After more consideration, I have come up with what I think is an answer to my first question. I won't bore people with all the details, but for me the Aha! moment was when I considered the class $\mathscr{B}_{\Sigma}=\{f\in\mathscr{B}: f\text{ has $\sigma$-compact support}\}$. I can prove $\mathscr{B}_\Sigma$ contains the continuous functions with $\sigma$-compact support and is closed under pointwise limits. I can further prove that $\mathscr{B}\mathscr{B}_\Sigma=\{fg: f\in\mathscr{B},g\in\mathscr{B}_\Sigma\}\subseteq\mathscr{B}_\Sigma$ (which depended on my previously having shown that $\mathscr{B}$ is actually an algebra of functions (in particular, it is closed under multiplication of two functions). Finally, I can prove that every $f\in\mathscr{B}_\Sigma$ is Baire measurable. I'll omit the rest of the proof unless someone asks me to post it.

EDIT

Since the above version doesn't work, let me present, in detail, a version that I think does work.
I'll start with some terminology. Let $\mathbf{F}_0$ represent the class of all continuous real valued functions on $X$. Let $\mathscr{F}$ be the subclass of $\mathbf{F}_0$ consisting of continuous functions whose range is contained in $[0,1]$. If $\mathbf{T}$ is any class of real valued functions on $X$, and $\alpha$ is an ordinal, then we define $\mathscr{B}_\alpha(\mathbf{T})$ by transfinite induction as follows:

Let $\mathscr{B}_0(\mathbf{T})=\mathbf{T}$. If $\alpha$ is a successor ordinal, let $\mathscr{B}_\alpha(\mathbf{T})$ be the class of all pointwise limits of functions in $\mathscr{B}_{\alpha-1}(\mathbf{T})$. If $\alpha\leq\omega_1$ is a limit ordinal (where $\omega_1$ is the first uncountable ordinal), let $\mathscr{B}_\alpha(\mathbf{T})=\bigcup_{\beta<\alpha}\mathscr{B}_\beta(\mathbf{T})$.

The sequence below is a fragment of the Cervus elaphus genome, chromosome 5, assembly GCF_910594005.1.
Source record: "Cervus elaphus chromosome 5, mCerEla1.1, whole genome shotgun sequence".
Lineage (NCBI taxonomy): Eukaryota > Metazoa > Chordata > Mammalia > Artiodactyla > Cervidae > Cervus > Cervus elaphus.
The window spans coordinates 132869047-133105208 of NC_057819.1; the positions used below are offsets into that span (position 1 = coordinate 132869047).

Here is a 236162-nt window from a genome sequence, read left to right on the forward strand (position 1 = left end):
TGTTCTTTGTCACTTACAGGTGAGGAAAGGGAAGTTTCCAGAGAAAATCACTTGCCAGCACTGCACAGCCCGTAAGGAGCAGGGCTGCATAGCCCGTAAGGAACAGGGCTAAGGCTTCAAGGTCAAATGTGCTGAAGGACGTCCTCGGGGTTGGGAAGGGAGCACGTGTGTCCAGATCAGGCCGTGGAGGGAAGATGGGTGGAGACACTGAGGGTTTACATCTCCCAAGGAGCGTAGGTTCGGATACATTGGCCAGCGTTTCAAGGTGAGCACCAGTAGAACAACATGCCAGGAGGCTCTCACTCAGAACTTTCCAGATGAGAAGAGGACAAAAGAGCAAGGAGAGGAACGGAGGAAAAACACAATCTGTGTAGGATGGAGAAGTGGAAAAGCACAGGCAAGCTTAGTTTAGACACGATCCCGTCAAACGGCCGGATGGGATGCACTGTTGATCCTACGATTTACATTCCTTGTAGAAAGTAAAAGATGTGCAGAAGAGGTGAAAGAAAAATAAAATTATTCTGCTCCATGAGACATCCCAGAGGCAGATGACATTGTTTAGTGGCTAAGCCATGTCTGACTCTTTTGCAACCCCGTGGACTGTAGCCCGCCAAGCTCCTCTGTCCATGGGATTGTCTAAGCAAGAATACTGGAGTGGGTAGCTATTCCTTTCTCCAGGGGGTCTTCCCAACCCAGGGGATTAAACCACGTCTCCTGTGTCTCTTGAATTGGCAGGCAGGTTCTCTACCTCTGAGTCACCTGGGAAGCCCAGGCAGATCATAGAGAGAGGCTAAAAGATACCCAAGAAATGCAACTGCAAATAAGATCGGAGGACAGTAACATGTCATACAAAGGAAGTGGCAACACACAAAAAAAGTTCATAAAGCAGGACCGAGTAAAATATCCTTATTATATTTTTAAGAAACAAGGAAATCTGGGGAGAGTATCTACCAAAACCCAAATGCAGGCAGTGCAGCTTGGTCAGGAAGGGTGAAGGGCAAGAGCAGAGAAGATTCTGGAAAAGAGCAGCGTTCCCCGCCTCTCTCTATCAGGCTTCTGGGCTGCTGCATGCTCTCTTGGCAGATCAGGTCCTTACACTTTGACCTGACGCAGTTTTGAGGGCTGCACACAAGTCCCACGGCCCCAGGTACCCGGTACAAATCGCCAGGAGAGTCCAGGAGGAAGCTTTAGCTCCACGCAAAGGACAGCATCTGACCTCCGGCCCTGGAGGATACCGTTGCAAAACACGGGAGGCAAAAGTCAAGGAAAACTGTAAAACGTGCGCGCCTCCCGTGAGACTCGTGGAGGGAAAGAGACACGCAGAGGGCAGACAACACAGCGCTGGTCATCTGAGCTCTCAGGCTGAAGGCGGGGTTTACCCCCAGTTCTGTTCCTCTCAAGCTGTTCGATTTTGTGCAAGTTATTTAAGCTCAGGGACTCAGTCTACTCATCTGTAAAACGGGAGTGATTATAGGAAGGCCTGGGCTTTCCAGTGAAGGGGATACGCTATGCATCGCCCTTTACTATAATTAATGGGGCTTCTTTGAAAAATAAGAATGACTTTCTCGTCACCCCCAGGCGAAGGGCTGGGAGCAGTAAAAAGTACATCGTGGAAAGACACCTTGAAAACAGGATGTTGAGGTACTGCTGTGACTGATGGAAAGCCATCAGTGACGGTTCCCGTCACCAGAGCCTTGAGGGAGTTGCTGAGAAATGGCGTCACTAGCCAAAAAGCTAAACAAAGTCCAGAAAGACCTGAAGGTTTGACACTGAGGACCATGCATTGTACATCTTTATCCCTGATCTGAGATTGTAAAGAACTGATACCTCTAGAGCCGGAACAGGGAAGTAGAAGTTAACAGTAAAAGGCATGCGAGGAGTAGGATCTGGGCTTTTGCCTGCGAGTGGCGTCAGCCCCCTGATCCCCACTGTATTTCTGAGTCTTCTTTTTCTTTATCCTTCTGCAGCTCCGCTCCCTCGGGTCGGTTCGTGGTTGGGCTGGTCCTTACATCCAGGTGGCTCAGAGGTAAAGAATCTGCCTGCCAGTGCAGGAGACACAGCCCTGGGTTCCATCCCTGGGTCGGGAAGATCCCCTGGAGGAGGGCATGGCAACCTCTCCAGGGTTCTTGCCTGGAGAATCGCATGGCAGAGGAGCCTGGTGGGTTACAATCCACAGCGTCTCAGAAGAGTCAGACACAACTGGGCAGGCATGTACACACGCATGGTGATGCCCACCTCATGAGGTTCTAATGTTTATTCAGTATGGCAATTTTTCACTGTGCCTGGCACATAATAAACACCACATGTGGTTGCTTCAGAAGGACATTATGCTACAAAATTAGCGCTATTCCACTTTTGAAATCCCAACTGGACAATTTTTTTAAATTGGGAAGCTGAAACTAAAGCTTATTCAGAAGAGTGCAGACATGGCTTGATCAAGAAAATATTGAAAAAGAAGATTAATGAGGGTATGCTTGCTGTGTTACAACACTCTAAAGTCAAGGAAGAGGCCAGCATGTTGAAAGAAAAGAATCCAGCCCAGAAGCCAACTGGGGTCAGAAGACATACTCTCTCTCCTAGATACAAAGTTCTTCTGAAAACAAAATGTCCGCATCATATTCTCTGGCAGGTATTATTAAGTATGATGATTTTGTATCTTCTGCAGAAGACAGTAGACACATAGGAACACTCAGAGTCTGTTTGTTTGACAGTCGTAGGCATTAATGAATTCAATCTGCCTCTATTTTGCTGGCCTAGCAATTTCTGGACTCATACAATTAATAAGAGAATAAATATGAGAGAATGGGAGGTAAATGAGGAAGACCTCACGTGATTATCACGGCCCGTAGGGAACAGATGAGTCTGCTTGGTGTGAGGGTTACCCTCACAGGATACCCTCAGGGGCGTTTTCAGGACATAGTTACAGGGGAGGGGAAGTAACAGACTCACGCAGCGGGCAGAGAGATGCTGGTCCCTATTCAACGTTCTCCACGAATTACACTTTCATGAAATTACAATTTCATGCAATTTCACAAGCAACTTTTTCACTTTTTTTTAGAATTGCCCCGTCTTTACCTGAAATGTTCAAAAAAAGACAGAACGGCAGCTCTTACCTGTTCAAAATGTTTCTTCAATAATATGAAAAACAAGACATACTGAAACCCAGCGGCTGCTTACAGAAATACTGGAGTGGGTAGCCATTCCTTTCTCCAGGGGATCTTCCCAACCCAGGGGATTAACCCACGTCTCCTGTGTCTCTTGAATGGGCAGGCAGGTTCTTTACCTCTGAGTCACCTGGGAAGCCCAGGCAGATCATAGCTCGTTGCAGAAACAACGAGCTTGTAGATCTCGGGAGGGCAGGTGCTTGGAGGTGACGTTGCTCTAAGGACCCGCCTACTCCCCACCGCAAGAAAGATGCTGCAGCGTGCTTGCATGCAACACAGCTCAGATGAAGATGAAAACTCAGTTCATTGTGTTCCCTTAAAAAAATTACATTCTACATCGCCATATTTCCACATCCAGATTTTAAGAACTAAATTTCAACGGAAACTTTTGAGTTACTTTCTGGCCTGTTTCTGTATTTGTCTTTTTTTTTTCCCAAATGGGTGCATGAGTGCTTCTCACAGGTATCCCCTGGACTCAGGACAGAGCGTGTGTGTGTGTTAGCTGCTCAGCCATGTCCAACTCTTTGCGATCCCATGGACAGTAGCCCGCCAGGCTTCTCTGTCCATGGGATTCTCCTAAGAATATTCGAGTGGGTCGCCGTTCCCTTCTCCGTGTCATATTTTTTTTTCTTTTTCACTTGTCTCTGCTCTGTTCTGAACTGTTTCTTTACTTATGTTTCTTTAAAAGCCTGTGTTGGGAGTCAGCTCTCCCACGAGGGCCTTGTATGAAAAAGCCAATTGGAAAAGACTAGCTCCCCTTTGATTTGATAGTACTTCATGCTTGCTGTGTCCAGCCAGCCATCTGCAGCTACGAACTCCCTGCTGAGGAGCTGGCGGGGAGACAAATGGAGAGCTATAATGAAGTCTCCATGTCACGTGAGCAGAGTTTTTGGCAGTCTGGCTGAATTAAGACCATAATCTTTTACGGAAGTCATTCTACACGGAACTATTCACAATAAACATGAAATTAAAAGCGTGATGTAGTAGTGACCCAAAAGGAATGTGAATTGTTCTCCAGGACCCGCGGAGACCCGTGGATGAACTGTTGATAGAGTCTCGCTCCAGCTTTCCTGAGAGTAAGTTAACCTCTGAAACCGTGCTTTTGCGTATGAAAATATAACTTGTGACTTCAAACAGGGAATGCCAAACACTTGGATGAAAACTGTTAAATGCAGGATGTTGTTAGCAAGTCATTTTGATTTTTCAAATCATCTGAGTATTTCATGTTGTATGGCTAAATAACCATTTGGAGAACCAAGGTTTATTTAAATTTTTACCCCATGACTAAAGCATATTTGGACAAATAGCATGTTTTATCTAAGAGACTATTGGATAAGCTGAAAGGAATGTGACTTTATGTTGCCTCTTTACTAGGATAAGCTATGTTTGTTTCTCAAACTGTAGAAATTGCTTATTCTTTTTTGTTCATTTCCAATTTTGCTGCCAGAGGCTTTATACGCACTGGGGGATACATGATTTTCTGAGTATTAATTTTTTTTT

Next, we define $\mathscr{B}(\mathbf{T})$ to be the smallest class of real valued functions on $X$ which is closed under pointwise limits and which contains $T$. Thus, the $\mathscr{B}$ of the problem statement is just $\mathscr{B}(\mathbf{F}_0)$.

**Proposition 1**. $\mathscr{B}(\mathbf{T})=\mathscr{B}_{\omega_1}(\mathbf{T})$.

**Proof**. Suppose $f_n\in\mathscr{B}_{\omega_1}(\mathbf{T})$ for $n=1,2,\dots$ and that the limit $f=\lim f_n$ exists. Then for each $n=1,2,\dots$, there exists an ordinal $\alpha_n<\omega_1$ such that $f_n\in\mathscr{B}_{\alpha_n}(\mathbf{T})$. Let $\alpha<\omega_1$ be an ordinal greater than each $\alpha_n$. Then $f_n\in\mathscr{B}_\alpha(\mathbf{T})$ for each $n=1,2,\dots$ and $f\in\mathscr{B}_{\alpha+1}(\mathbf{T})\subseteq\mathscr{B}_{\omega_1}(\mathbf{T})$. That is, $\mathscr{B}_{\omega_1}(\mathbf{T})$ is closed under pointwise limits. $\mathbf{T}=\mathscr{B}_0(\mathbf{T})\subseteq\mathscr{B}_{\omega_1}(\mathbf{T})$ so $\mathscr{B}_{\omega_1}(\mathbf{T})$ contains $\mathbf{T}$, hence contains all of $\mathscr{B}(\mathbf{T})$.